Rochester and UKIP

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Well, one thing is clear: with 349 votes and a lost deposit, the Liberal Democrats are no longer the party of protest.  Of course, they’re not, because they are a party of government and the junior partner in the coalition.  What is happening to the Lib Dem vote is highly predictable and no surprise – look at countries like New Zealand where coalition politics is the norm and see what happens to the junior partners.

As a number of people have mentioned this morning on Twitter, at least we know who the core, against all the odd, support is in Rochester – all of whom have shown enough commitment to make them excellent members! Alternatively, it looks like the candidate managed to get his Facebook friends out to vote for him and not many others.  Still, what a thankless task it, to be a Lib Dem by-election candidate these days.

So, looking at Liberal Democrat history to provide a model of a party coming from nowhere into Government, UKIP are cock a hoop.  A party of protest, ridiculed and patronised by mainstream parties builds first one, then two, then enough seats to fill a car eventually where they are holding the balance of power in a coalition government and KER-CHOW!! (as Lightning McQueen might say) our membership of the EU is binned in spectacular fashion.  Or perhaps even the threat of UKIP holding the balance of power is enough to get the Tories to come up with the idea of binning the EU themselves.

If we buy the proposition that this is not just normal by-election sabre rattling by the electorate and this really is the first steps towards a completely new political landscape then UKIPs new supporters, drawn from all the mainstream parties should be aware that Nigel Farage is no man of the people, he is drawn from the same establishment pool as all those other establishment politicians that the public love to pour scorn on.  His alma mater is Dulwich College, one of the top nine private schools in the country with a reputation for producing, like Eton and Westminster, political leaders.  He is a very talented communicator whom we should be very wary of because UKIP polices are really very nasty. It’s not just immigration and the EU, they want to bring in a form of workfare, withdraw from the UN Convention on Refugees, increase military spending by 40%  and create a national curriculum which is pro imperialist and denies climate change.  The reason they are always having to apologise for their candidates is not that they pick the wrong ones, it’s because their candidates are actually reflecting UKIP beliefs about the sort of country we want to be.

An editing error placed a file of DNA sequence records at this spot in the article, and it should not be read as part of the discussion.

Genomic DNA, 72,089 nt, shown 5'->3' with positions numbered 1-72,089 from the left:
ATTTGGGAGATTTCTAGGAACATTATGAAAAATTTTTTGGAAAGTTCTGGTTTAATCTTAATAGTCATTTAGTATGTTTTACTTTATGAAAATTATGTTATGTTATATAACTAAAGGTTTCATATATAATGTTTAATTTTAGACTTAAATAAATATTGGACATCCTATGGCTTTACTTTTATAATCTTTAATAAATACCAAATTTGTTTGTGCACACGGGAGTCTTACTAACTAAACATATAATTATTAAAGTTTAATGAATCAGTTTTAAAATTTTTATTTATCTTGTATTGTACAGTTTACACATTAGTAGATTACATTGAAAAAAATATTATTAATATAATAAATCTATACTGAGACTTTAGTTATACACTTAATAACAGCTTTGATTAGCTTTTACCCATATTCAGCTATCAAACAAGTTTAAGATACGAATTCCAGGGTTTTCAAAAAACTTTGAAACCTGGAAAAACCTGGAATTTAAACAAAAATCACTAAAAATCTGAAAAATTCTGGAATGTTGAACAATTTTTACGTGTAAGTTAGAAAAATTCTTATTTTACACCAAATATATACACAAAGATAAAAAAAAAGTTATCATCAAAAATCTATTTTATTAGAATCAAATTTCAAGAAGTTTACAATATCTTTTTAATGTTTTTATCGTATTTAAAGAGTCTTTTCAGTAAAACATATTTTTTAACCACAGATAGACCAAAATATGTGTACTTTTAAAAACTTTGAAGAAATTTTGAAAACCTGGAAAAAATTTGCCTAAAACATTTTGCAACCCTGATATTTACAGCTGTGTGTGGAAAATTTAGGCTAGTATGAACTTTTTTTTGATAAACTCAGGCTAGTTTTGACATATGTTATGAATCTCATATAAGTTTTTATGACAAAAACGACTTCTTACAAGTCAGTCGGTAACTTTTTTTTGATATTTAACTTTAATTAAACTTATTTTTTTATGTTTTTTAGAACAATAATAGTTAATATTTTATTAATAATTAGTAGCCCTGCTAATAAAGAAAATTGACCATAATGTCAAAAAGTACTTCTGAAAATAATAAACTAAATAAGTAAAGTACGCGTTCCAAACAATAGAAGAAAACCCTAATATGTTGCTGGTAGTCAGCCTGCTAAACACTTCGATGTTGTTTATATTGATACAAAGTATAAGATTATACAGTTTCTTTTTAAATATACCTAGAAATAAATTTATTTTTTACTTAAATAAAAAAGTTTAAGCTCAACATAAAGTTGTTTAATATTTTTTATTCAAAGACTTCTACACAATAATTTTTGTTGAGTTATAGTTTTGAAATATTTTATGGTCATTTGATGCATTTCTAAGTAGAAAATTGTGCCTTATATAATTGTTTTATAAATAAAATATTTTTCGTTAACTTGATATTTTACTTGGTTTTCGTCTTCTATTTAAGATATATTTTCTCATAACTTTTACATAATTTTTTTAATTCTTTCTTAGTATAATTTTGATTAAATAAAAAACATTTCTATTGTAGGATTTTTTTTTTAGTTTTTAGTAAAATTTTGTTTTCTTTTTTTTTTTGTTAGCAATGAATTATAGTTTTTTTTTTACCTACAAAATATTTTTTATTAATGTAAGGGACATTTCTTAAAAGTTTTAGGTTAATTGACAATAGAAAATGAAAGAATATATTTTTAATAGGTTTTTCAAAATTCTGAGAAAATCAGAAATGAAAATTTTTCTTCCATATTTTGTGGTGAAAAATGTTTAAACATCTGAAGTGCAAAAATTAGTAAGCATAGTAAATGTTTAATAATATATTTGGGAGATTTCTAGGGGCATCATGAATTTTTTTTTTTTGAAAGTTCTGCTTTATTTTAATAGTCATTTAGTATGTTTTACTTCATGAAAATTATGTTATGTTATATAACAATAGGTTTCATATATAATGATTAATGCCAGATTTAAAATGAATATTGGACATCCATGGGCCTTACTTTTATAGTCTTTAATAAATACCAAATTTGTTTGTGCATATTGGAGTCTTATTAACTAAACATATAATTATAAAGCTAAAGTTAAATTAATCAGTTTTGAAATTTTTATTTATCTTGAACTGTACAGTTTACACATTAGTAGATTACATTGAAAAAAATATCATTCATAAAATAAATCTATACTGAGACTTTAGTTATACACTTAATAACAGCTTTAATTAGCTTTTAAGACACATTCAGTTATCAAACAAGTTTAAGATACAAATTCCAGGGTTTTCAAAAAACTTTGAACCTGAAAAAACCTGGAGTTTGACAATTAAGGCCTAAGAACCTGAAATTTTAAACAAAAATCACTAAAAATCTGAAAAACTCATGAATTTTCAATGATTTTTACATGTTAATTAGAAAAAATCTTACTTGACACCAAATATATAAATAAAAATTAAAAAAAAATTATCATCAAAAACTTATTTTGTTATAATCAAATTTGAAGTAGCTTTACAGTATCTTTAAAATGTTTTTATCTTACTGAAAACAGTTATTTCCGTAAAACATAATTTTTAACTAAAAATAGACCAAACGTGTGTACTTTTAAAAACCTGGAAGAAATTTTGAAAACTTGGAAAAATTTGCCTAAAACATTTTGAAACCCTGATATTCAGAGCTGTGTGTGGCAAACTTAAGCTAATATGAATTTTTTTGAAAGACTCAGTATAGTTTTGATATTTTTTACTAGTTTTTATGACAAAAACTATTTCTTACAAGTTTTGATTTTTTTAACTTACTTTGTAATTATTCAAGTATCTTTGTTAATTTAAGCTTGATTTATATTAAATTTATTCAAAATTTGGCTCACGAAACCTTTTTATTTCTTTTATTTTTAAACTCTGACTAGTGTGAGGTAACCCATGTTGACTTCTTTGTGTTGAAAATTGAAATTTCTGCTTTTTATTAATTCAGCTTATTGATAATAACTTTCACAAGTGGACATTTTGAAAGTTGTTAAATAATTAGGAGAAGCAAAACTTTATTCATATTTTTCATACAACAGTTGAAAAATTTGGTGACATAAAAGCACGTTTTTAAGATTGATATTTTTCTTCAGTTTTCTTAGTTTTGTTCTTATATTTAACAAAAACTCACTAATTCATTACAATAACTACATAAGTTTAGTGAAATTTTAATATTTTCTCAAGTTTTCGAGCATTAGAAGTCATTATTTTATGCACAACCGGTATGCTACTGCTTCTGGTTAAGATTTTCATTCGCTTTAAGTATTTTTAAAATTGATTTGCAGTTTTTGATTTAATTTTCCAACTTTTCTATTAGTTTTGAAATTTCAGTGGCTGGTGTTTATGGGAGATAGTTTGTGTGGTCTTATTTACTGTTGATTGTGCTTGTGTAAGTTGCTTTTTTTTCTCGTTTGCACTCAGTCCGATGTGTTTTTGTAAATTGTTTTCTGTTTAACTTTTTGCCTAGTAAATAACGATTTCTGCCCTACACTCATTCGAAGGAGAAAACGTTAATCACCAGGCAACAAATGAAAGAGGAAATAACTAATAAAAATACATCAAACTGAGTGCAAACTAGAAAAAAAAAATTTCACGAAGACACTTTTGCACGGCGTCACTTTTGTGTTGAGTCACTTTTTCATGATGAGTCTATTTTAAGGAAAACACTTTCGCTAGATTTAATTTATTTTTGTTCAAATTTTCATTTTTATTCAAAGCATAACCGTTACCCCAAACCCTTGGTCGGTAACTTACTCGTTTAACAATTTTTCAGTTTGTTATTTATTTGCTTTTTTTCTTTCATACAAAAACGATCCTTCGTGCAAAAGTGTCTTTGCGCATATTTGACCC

So, I am hopeful that this is not a new dawn of politics and that UKIP will not be able to follow the Liberal Democrat model into Government because , with the exception of the Tuition Fees debacle (which should never, ever have been a Liberal Democrat policy, let alone a key pillar of the campaign) the Liberal Democrats have policies which have been opened up to proper scrutiny; some people like them and some people hate them but we know what they are not least because the have been written down.  But we know very little about UKIP policy, which changes on the whim of Nigel Farage and that when looked at more closely, favour the rich and invincible and do very little to help the type of people who are voting for them now.  I think we should let UKIP have their day in the sun and know that when placed under scrutiny the British voter will see them for what they are.

 

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